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How did the American settlers view "Manifest Destiny?" How did the Mexicans view it?

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Introduction

How did the American settlers view "Manifest Destiny?" How did the Mexicans view it? America in the 1830's was a proud nation whose citizens aspired for wealth and freedom. Religion played a predominant role in society and influenced the nation's values and ideologies. It was under these conditions that Americans became inspired to expand westward. Expansion was perceived as necessary for a number of reasons. Some claimed that spreading liberty and democracy was God's will. Others perceived the seizure of lands as historically inevitable; America was destined to dominate North America from the Atlantic to the Pacific. The term "Manifest Destiny" was not coined until 1945 when it was utilized as propaganda throughout America. ...read more.

Middle

Mexico became a victim of Manifest Destiny in the 1940's. American settlers moved into the Mexican territory, known today as Texas. These settlers anticipated the acquisition of Texas and planned to sell the land at high prices. While occupying the region these settlers caused many problems including the coercion of Mexicans farmers into forfeiting their land. President Tyler, in hopes of winning re-election, annexed Texas on the last day of his term without negotiating a treaty with Mexico. Mexicans viewed this act as blatant robbery and an act of injustice. Polk won the presidency with promises of acquiring both the California and Oregon territories. ...read more.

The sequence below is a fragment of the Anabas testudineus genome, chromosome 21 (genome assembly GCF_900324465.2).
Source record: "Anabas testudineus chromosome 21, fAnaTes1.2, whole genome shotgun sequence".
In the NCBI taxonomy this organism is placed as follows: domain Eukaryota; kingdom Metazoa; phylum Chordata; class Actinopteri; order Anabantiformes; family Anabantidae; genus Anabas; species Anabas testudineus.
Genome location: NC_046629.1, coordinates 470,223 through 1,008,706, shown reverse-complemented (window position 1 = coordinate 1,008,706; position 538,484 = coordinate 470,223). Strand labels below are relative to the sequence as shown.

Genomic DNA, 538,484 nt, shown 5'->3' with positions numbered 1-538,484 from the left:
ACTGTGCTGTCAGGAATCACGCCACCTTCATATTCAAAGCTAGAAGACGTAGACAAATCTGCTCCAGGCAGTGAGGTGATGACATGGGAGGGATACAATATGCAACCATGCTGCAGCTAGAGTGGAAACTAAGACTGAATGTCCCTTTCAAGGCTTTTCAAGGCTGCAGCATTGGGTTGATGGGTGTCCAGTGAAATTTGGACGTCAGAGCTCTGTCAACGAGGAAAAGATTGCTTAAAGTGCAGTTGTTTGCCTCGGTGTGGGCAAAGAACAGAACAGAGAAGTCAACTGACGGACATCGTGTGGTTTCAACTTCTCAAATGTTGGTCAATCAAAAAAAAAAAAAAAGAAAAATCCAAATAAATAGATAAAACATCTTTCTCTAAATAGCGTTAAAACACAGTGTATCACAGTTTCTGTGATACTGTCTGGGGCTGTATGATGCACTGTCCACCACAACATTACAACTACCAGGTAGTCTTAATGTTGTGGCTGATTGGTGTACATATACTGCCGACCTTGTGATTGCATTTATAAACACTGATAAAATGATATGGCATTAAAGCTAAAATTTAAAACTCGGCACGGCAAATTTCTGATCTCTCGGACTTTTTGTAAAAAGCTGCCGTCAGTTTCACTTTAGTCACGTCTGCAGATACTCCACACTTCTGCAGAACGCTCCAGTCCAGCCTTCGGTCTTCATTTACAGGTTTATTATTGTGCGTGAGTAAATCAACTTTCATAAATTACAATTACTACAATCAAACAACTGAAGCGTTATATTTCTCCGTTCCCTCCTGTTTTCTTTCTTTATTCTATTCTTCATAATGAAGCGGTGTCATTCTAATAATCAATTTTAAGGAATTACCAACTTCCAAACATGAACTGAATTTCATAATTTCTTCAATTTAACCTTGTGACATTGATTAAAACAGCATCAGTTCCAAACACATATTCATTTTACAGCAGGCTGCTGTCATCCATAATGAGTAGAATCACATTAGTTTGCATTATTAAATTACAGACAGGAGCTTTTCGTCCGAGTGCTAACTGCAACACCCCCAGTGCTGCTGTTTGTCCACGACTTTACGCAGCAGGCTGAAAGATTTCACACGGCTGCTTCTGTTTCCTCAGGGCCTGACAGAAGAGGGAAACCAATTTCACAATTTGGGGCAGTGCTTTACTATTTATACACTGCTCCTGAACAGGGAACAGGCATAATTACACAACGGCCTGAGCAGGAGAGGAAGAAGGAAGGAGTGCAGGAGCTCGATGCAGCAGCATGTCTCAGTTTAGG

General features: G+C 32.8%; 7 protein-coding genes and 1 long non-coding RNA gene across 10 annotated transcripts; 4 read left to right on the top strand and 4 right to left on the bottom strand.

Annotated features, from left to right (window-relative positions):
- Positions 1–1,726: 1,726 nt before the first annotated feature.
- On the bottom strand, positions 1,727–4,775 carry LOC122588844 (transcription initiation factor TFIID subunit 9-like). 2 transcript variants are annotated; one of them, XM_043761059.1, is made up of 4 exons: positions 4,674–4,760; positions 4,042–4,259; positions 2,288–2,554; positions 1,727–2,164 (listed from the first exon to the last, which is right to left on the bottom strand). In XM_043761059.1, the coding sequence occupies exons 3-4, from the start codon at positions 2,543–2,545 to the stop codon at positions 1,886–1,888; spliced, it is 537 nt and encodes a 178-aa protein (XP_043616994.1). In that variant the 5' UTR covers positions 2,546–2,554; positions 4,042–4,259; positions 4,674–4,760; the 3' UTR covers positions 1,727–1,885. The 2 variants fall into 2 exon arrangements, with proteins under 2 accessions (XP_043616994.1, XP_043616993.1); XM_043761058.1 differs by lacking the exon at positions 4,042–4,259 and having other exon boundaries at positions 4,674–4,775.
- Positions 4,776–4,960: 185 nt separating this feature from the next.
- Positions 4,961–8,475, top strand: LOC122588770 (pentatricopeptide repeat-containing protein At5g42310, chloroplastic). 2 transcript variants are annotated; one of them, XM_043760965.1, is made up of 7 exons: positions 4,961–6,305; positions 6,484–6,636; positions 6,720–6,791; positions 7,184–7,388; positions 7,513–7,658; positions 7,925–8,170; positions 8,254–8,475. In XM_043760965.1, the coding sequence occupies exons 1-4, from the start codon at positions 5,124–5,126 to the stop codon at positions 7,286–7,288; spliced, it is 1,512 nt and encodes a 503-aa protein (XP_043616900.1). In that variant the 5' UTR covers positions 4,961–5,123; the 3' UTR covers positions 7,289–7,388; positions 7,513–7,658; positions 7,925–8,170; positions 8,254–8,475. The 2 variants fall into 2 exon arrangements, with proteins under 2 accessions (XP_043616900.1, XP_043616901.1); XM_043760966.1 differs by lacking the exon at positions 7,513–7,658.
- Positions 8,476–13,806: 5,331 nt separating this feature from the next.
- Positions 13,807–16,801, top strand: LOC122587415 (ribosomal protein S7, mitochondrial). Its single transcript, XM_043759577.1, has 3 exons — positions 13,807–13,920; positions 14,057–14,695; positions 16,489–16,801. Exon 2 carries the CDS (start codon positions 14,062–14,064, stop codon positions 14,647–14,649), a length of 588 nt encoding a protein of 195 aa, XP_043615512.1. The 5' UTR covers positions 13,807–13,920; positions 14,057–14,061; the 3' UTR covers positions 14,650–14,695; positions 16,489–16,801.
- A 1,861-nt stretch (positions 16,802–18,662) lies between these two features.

Conclusion

However, as the trickle turned into a flood Mexicans found themselves losing not only their land but also their privacy and liberties. Americans' claim to the right to this land engendered resentment in their Mexican hosts. Mexicans found themselves in danger of losing their land to the same guests they had previously welcomed into their homeland. Naturally, Mexicans became defensive in their actions with these arrogant foreigners and sought to reclaim what had been stolen from them. After the annexation of Texas Mexican concern turned to survival. As they witnessed the destructive path of the United States they could not help but fear their fate would parallel that of Native Americans. While Mexico did survive, its political relations with the United States remained strongly defensive for years to come. ...read more.

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